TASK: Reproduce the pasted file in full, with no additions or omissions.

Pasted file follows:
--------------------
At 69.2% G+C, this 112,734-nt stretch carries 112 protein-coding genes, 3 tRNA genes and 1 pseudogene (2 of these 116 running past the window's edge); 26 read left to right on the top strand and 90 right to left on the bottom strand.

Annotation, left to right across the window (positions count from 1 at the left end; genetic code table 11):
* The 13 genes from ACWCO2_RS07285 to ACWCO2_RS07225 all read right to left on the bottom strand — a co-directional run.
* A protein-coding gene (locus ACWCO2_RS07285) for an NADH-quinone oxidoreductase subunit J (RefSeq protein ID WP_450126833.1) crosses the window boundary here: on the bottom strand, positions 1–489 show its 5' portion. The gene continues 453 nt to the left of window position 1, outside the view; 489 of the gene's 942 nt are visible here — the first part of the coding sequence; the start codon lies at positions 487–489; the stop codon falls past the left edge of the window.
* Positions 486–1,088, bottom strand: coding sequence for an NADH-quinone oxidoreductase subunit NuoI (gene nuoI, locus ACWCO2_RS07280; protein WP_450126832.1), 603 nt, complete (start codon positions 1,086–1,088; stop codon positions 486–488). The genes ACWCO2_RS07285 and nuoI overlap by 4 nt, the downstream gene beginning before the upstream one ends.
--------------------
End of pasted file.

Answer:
At 69.2% G+C, this 112,734-nt stretch carries 112 protein-coding genes, 3 tRNA genes and 1 pseudogene (2 of these 116 running past the window's edge); 26 read left to right on the top strand and 90 right to left on the bottom strand.

Annotation, left to right across the window (positions count from 1 at the left end; genetic code table 11):
* The 13 genes from ACWCO2_RS07285 to ACWCO2_RS07225 all read right to left on the bottom strand — a co-directional run.
* A protein-coding gene (locus ACWCO2_RS07285) for an NADH-quinone oxidoreductase subunit J (RefSeq protein ID WP_450126833.1) crosses the window boundary here: on the bottom strand, positions 1–489 show its 5' portion. The gene continues 453 nt to the left of window position 1, outside the view; 489 of the gene's 942 nt are visible here — the first part of the coding sequence; the start codon lies at positions 487–489; the stop codon falls past the left edge of the window.
* Positions 486–1,088, bottom strand: coding sequence for an NADH-quinone oxidoreductase subunit NuoI (gene nuoI, locus ACWCO2_RS07280; protein WP_450126832.1), 603 nt, complete (start codon positions 1,086–1,088; stop codon positions 486–488). The genes ACWCO2_RS07285 and nuoI overlap by 4 nt, the downstream gene beginning before the upstream one ends.